‘Leap second’ syncronises Indian time with Earth’s spin on January 1,2017

The atomic clock was programmed to add an extra second to 2017 to compensate for a slowdown in the Earth’s rotation.
A ‘leap second’ was added to the Indian clock at 5:29.59 hours on January 1 to synchronise with the Earth’s rotational clock. 
  • As the atomic clock at the National Physical Laboratory (NPL) here struck 23:59:59 last night, it was programmed to add an extra second to 2017 to compensate for a slowdown in the Earth’s rotation.
  • Till now 27 leap seconds were added, Last leap second was added on December 31, 2016 at 23:59:60 (UTC). 
  • The difference between Coordinated Universal Time (UTC) and  International Atomic Time (TAI) increased from 36 seconds to 37 seconds.
Example: If Coordinated Universal Time is 12:00:00 then, International Atomic Time (TAI) is 12:00:37.

What is leap second?
leap second is a one-second adjustment that is occasionally applied to Coordinated Universal Time (UTC) in order to keep its time of day close to the mean solar time, or UT1.

Should we adjust our clocks to the Earth's slowing rotation, or should atomic clocks be solely responsible for measuring time?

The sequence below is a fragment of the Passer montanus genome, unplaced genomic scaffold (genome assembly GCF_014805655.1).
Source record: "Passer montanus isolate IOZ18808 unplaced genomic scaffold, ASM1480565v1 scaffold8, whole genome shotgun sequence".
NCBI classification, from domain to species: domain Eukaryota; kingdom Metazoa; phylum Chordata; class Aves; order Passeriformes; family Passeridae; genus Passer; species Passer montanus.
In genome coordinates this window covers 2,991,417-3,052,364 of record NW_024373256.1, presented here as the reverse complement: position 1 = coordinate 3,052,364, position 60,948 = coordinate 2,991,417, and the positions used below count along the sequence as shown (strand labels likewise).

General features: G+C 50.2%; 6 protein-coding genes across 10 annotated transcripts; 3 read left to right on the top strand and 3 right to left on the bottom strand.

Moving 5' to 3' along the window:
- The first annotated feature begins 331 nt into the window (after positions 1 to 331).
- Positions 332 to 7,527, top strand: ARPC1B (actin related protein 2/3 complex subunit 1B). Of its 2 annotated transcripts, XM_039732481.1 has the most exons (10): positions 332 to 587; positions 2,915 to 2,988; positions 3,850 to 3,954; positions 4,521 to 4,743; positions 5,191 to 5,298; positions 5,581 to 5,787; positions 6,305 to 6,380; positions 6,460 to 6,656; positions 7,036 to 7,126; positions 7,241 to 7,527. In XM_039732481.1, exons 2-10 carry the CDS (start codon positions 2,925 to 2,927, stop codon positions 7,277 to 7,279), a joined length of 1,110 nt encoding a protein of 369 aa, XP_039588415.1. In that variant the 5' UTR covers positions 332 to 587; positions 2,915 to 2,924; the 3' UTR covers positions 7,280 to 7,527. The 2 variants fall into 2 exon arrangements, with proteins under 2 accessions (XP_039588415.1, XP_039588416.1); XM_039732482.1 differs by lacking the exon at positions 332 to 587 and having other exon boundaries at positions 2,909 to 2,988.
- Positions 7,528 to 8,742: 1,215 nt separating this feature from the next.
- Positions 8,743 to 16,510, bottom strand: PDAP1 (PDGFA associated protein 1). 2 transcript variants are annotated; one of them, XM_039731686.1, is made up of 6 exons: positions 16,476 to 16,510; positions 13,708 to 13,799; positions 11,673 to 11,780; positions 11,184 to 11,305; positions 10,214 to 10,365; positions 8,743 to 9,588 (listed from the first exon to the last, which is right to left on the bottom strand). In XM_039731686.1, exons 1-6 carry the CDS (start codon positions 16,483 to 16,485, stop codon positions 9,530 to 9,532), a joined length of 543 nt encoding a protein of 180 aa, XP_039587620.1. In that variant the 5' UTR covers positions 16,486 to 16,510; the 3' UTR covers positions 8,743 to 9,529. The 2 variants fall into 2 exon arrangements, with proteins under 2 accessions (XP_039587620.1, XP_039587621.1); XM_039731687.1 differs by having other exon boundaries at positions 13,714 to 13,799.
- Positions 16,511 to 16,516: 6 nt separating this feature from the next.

The scientific community has so far failed to reach an agreement on this topic.
  • In 2003, a meeting named “ITU-R SRG 7A Colloquium on the UTC timescale” took place in Torino, Italy, where it was suggested that time be decoupled from the Earth’s rotation and leap seconds be abolished. No decision was reached.
  • In 2005, US scientists proposed to eliminate leap seconds and replace them with leap hours. The proposal was criticized for its lack of consistent public information and adequate justification.
  • In 2012, delegates of the World Radio communication Assembly in Geneva, Switzerland, decided once more to postpone the decision to abolish leap seconds and scheduled a new vote for 2015.
  • In 2015, the decision was again deferred to 2023.
Leap Seconds: Pros and Cons:
Arguments against leap seconds:
  • Leap seconds could cause disruptions where computers are tightly synchronized with UTC.
  • Leap seconds are a rare anomaly, which is a concern for safety-critical real-time systems (e.g. air-traffic control concepts entirely based on satellite navigation).
  • Astronomical time (UT1), which is defined by Earth's rotation, is not significant in most people’s daily lives.
In favor of leap seconds include:
  • There have been no credible reports about serious problems caused by leap seconds.
  • Some computerized systems that work with leap seconds are costly to modify (eg. antennas that track satellites).
  • Computer errors caused by leap seconds can be avoided simply by using International Atomic Time (TAI) instead of Universal Coordinated Time (UTC).
  • Desktop computers and network servers have no trouble coping with leap seconds.
  • Humankind has defined time by the Earth's rotation for over 5000 years – this tradition should not be given up because of unfounded worries of some air-traffic control engineers.